Featured entries from our Journal

The Good, The Bad, and The Ugly of Projected Tax Implications

Podcast Episode – Tammira Philippe

Future Equity Returns

Matt Hall Recognized for Thought Leadership

Nell’s Journey to Partner and COO of HIG

Author: PJ McDaniel

Is Financial Infidelity a Strategy?

 

 

“What’s clear… is that competing ways of spending—where one partner spends freely and the other doesn’t spend freely enough—can lead to serious conflict.” Hal Hershfield

At HIG, a considerable part of our job is helping couples discuss their finances openly and create their family’s plan together. Sounds simple – but we have seen the benefits firsthand. Our clients say having a third party help navigate this tricky topic can have a massive impact on their self-reported relationship satisfaction, as well as the likelihood of achieving their financial goals.

If you’re curious how you can level up your financial harmony at home, check out this piece by Hal Hershfield, courtesy of our friends at Avantis (an evidence-based mutual fund and ETF investment firm). Hal is a Professor of Marketing and Behavioral Decision Making at UCLA’s Anderson School.

CLICK HERE TO SEE THE FULL REPORT

Sunday is Pay Day – Earning an Allowance

 

As a father of three boys (5, 7, and 10) and an investment professional, I’m always finding new ways to teach my kids about taking the long view with their money, goals, and happiness. One habit that has worked hugely well for our family is the old-fashioned allowance.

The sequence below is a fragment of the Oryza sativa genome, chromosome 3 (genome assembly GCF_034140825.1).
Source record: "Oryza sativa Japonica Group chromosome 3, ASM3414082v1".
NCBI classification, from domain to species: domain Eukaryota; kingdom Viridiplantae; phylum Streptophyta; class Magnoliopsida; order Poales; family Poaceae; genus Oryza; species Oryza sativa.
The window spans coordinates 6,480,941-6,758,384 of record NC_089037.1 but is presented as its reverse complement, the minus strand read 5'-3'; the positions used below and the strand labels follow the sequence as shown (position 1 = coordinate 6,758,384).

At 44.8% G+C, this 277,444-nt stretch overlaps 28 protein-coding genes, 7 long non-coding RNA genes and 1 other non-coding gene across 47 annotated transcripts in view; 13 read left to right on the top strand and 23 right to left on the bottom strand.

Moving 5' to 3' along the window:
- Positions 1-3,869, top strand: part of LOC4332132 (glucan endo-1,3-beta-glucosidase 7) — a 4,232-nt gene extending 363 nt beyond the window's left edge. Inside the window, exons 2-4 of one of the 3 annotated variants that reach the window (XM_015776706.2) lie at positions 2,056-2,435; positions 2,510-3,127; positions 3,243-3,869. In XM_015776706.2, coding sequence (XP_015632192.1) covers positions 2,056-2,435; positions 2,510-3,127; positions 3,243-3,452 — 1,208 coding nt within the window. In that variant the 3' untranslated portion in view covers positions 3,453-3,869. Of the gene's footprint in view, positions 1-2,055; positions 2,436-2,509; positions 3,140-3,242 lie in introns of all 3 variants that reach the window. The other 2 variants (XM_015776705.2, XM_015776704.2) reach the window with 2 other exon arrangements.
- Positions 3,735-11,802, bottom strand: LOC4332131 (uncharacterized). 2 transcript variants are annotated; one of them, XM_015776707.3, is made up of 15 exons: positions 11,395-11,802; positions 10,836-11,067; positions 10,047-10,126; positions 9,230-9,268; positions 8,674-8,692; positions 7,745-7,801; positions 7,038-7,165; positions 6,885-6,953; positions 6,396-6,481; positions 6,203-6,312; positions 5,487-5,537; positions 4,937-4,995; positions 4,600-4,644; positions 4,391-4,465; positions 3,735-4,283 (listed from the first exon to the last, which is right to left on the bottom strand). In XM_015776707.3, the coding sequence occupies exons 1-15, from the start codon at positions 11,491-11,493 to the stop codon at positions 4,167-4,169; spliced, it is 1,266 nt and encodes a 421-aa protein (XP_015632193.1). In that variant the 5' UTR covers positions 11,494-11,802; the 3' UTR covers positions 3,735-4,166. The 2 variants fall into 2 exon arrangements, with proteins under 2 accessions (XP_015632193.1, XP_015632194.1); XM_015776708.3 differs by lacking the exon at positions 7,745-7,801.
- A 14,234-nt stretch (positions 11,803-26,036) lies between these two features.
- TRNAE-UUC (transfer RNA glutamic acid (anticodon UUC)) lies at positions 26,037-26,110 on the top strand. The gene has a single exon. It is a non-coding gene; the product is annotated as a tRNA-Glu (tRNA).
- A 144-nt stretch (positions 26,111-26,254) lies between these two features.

My wife and I try to instill in our children that we are a team, and together we make the household operate. The boys have typical responsibilities like putting their stinky clothes in a hamper, picking up their 1000 nerf gun bullets, or putting their dirty dishes in the sink (maybe even in the dishwasher). In exchange for their labor, the boys get paid. 

Every Sunday, after donuts, is payday. In the McDaniel household, $2 a week is the going rate for an A+ job taking care of your family responsibilities. Fall a little short; you get a little less. 

The benefits? We get to communicate our family values of hard work, kindness, and teamwork through direct experience. Also, great conversations: What they want to do with their hard-earned money – Do they spend it, save it, or give it away? How much goes in each bucket?

New York Times columnist Ron Leiber’s book, The Opposite of Spoiled, is a resource that I’ve found invaluable. Want more? Call, email, or set up a time to talk more about how we can help set your kids up for long-term financial success. 

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Featured entries from our Journal

The Good, The Bad, and The Ugly of Projected Tax Implications

Podcast Episode – Tammira Philippe

Future Equity Returns

Matt Hall Recognized for Thought Leadership

Nell’s Journey to Partner and COO of HIG

Hill Investment Group